How can a divided nation become one?
By Dr. Grace Vuoto
In the heated days of then-candidate Barack Obama’s 2008 election campaign, the youthful senator from Illinois made a promise that touched the hearts of many Americans: We would no longer be divided.
Rather, he said that, under his leadership, we would become one again. We would no longer be a nation of liberals versus conservatives, Republicans versus Democrats, blacks versus whites, Muslim extremists versus moderates and “red states” versus “blue states.” Exhausted from decades of polarizing debate, the electorate took a leap of faith—on a hope and prayer—that perhaps the passionate candidate held the secret to national unity we have all forgotten. Yet, a few months after he was elected, it was painfully obvious that President Obama would only exacerbate our collective wounds rather than heal them.
Why did Mr. Obama fail in his quest to begin a new era in American politics? He had stumbled, perhaps accidentally, unto the true nature of the source of our unity while he was a candidate: He had repeatedly touted his Christian conversion and heritage. Yet, he soon lost sight of the very insights that had carried him into office. While he was a candidate, based on his rhetoric, there was still a slim chance we would return to the only solvent of political, racial and religious tensions the nation has ever known: our Christian patrimony.
Liberals have by and large succeeded in their attempt to present Christianity as a polarizing, intolerant and divisive force. Yet, the facts of history tell us otherwise: Christianity in both the Western tradition and in American history has been a source of unity and cohesion. By contrast, the more secular America becomes, the more divided it is.
Even were we to concede a liberal fantasy—such as the eradication of Christianity in America—the heated divisions in the body politic would remain. A society based on the idea that individual self-gratification is the height of happiness breeds citizens who are focused on themselves—often at the expense of the collective good. Only when citizens believe that there are universal and eternal truths regarding our common humanity and mission in serving a benevolent Creator are divisions erased and harmony achieved.
Western civilization moved from an era of tribal hatreds and incessant wars into one of greater peace and centralization mostly due to two potent unifiers: Roman law and Christianity. The Romans introduced the revolutionary principle of “Civis Romanus Sum” to all the lands they conquered. This motto, translated as “I am a Roman citizen” was the simple concept that laws would be applied equally to all citizens regardless of their ethnic or tribal origins. The Romans were thus able to create the greatest empire the world had ever known.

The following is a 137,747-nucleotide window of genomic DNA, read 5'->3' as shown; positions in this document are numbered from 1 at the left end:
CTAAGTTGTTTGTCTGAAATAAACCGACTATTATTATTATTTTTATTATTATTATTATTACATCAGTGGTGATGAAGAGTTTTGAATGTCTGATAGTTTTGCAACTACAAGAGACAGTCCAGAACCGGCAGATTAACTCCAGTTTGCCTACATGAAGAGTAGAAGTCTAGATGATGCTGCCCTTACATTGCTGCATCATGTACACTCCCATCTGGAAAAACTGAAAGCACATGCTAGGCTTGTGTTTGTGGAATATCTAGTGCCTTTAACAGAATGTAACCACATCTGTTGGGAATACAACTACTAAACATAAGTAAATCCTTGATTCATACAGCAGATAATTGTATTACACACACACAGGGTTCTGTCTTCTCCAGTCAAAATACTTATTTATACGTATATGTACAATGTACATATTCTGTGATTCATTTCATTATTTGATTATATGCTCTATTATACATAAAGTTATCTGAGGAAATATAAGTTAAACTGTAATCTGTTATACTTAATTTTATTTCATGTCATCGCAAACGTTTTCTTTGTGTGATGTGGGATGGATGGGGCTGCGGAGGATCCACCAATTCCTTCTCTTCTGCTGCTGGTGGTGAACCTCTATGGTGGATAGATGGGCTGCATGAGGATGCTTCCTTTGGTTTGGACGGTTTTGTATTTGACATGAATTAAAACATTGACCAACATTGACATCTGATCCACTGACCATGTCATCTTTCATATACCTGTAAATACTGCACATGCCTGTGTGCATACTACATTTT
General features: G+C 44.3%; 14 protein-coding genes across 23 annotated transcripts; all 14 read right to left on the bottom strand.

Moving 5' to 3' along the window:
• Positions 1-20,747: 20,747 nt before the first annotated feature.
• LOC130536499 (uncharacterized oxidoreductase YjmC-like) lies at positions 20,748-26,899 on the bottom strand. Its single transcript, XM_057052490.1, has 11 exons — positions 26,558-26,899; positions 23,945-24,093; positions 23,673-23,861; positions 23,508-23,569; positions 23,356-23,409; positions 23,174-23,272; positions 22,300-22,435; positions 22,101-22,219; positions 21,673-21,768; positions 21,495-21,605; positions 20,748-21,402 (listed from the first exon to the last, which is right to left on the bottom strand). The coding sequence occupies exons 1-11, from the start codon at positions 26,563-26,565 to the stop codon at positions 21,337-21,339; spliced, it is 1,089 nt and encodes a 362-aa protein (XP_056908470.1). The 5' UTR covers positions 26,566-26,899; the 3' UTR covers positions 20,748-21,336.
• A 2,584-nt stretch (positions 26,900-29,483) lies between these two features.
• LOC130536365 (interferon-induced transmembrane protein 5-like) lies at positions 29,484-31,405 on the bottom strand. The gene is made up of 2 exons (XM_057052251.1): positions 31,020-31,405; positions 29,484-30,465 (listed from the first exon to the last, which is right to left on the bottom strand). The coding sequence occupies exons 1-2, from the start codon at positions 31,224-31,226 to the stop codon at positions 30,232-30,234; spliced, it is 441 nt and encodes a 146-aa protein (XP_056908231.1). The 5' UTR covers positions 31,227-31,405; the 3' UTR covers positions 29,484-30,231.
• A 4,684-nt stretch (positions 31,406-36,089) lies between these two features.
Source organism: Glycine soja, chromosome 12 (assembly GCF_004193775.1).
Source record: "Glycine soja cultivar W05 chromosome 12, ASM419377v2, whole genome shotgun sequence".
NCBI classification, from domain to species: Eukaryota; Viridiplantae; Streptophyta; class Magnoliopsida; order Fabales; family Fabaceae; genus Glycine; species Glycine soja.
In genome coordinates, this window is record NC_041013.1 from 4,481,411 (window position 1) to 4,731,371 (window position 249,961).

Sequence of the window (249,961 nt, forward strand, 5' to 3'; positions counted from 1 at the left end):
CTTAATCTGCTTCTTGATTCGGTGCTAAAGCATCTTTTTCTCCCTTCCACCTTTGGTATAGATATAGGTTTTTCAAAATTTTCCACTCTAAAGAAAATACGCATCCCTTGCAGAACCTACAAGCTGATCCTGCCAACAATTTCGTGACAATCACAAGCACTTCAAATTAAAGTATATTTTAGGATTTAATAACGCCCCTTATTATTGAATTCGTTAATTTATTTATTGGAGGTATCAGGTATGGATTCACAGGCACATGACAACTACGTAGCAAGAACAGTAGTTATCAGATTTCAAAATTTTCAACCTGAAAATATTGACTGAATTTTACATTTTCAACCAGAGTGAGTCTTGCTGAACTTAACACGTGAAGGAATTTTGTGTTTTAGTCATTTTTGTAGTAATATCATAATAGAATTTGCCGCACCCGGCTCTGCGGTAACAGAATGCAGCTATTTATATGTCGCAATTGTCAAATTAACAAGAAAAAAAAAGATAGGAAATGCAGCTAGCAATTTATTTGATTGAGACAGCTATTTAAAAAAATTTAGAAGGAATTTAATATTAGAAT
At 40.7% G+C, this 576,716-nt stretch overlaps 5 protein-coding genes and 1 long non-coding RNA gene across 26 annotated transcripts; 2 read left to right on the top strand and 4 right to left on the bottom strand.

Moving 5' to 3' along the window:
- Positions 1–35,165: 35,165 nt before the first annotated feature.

In tandem with this revolutionary principle, Christians propagated the novel idea that all citizens had inherent dignity and worth due to the existence of the soul, and that all human beings emanated from the same Creator. Christianity acted like acid upon the hundreds of polytheistic and pagan practices across Europe. By the Middle Ages, it was widely accepted that there was one God, one moral law—and that all other divisions were subordinate to these truths. Subsequently, each of the modern nation-states that were formed, were created by Christian monarchs who touted their divine authority as a means of quelling the wars fought among rival noble families. England, France and the Holy Roman Empire (encompassing modern-day Germany, Central Europe and Italy) were forged at the hands of Christian leaders who imposed their will on often warring feudal lords.
Christian political and religious leaders were masterful at finding ways to compel vastly different peoples to accept the universal truths they sought to propagate. Consider, for example, the work of Pope Gregory I, known as Gregory the Great (590-604). He was eager to convert the inhabitants of the English isle to Christianity. He sent a mission there in 595, led by Augustine of Canterbury, who became the first Archbishop of Canterbury in 598 and is considered to be the founder of the English Church. In a series of letters Pope Gregory wrote to Augustine, we discern the tremendous skill and courage that was used to bring about this dramatic change in England. The Pope instructed Augustine to transform Roman temples into churches and to fuse pagan holidays with Christian teaching, especially altering previous feast days to celebrate Christian martyrs. Thus, with great tact, Pope Gregory and Augustine used the Christian faith to unify the people.
The English medieval historian Bede (672-735) wrote the landmark Ecclesiastical History of the English People (731) which recounts Pope Gregory’s mission. He presents an excerpt from one of the Pope’s sermon regarding the conversion of England:
Notwithstanding the Pope’s desire to preach to the flock, we can detect the enormous impact of Christianity on the English nation. This is narrated and confirmed in great detail by the Venerable Bede.
We used to know and understand these basic facts of history. But as we slip into a dark age of ignorance and strife, even what was once self-evident becomes hotly contested. Our Christian heritage holds the key to our unity; as we drift aimlessly away from the eternal truths of our patrimony, we loosen the very bonds that join us to one another.
-Dr. Grace Vuoto is the Executive Director of the Edmund Burke Institute for American Renewal.